THE MAGAZINE

When Darkness Falls in Delhi

By Matthew Harwood

Female employee advocates have not all supported the regulation, however. Some have complained, noting various concerns. One sticking point has been the need to give their phone numbers to male security guards escorting them home at night, which is required so that they can verify that they have arrived in their homes safely. This may be a valid concern as security guards employed by even the licensed agencies are often not up to international standards, according to Chakravorty.

Another concern is that the rules treat women too paternalistically. Human Rights Watch’s Aruna Kashyap tells Security Management that she has mixed feelings about the regulation. While she is happy something is being done about the risk, she regrets that the regulation unnecessarily limits a female BPO worker’s freedom of movement, in effect seeming to force her to go straight home from work.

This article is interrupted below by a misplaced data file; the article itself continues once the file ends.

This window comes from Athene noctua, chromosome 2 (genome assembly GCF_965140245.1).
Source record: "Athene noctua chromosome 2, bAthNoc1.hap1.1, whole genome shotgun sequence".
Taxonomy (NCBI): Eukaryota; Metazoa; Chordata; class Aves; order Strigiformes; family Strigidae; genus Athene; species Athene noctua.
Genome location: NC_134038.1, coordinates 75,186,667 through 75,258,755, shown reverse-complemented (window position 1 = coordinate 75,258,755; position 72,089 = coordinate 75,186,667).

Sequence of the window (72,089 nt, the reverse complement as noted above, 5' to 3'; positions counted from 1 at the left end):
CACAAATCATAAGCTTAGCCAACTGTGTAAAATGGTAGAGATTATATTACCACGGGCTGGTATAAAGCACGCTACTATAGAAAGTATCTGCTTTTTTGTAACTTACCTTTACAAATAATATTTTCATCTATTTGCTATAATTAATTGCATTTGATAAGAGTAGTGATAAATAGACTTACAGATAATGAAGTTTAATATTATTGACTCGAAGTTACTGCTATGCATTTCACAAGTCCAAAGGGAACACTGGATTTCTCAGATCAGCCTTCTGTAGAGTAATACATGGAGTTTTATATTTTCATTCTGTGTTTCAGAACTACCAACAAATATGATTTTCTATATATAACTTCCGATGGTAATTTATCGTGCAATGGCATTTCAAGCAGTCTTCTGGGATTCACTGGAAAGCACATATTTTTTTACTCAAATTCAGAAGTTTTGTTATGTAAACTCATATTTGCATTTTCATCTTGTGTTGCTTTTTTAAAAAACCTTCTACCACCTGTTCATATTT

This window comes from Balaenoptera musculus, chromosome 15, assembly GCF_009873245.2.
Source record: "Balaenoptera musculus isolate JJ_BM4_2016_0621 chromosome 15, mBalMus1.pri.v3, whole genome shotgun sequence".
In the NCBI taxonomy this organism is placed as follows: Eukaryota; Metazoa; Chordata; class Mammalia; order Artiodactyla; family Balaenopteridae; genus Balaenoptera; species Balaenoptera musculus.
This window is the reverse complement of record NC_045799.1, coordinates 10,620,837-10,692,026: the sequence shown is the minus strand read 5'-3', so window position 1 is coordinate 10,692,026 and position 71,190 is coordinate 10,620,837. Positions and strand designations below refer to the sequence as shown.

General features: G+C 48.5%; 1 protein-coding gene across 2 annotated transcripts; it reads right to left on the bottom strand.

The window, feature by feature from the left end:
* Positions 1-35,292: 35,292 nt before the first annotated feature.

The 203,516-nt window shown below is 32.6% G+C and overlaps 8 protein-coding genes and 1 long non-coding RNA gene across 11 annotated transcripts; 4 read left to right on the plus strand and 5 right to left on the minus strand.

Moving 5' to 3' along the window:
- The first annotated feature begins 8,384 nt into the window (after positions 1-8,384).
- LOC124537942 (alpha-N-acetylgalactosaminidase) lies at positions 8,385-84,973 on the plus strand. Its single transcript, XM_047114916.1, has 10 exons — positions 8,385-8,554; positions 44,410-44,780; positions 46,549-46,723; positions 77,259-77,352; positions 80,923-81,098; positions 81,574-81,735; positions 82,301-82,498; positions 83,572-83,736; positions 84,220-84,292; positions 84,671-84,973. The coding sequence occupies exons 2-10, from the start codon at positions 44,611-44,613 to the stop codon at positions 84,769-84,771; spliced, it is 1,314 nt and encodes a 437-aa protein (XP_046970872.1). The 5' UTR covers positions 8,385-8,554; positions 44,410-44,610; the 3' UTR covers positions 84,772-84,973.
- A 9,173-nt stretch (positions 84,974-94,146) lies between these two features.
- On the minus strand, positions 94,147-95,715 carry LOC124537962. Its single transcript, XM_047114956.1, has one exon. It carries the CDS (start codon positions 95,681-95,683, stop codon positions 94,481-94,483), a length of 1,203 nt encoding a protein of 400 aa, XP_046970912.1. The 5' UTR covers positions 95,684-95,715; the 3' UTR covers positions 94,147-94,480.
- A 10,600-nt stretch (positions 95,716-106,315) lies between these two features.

For instance, a security manager for a large multinational company with BPOs in Delhi, who asked not to be named because he was not given permission to speak to Security Management, said his company has a “zero tolerance” rule, whereby female employees must use a company taxi to and from work and abide by the December regulations. If she does not, the company will take disciplinary action against her.

Force Tech Security’s Garewal explained that other companies make a female employee sign a waiver, eliminating the company’s liability if she declines the company’s transportation service or requests a drop-off somewhere other than her home.

Kashyap also notes that the emergency order relies on private security, rather than police, which she says is not the right approach. Instead, she would like to see the police increase their ranks and have a larger presence on Delhi streets.
Aparna Bhat, an independent lawyer and women and children’s rights advocate, believes the police regulation’s focus is all wrong. “If I’m being violated, the person who is violating my space is the one who should be targeted,” Bhat says, not women who have exercised their right to work outside the home.
 

Comments

 

The Magazine — Past Issues

 




Beyond Print

SM Online

See all the latest links and resources that supplement the current issue of Security Management magazine.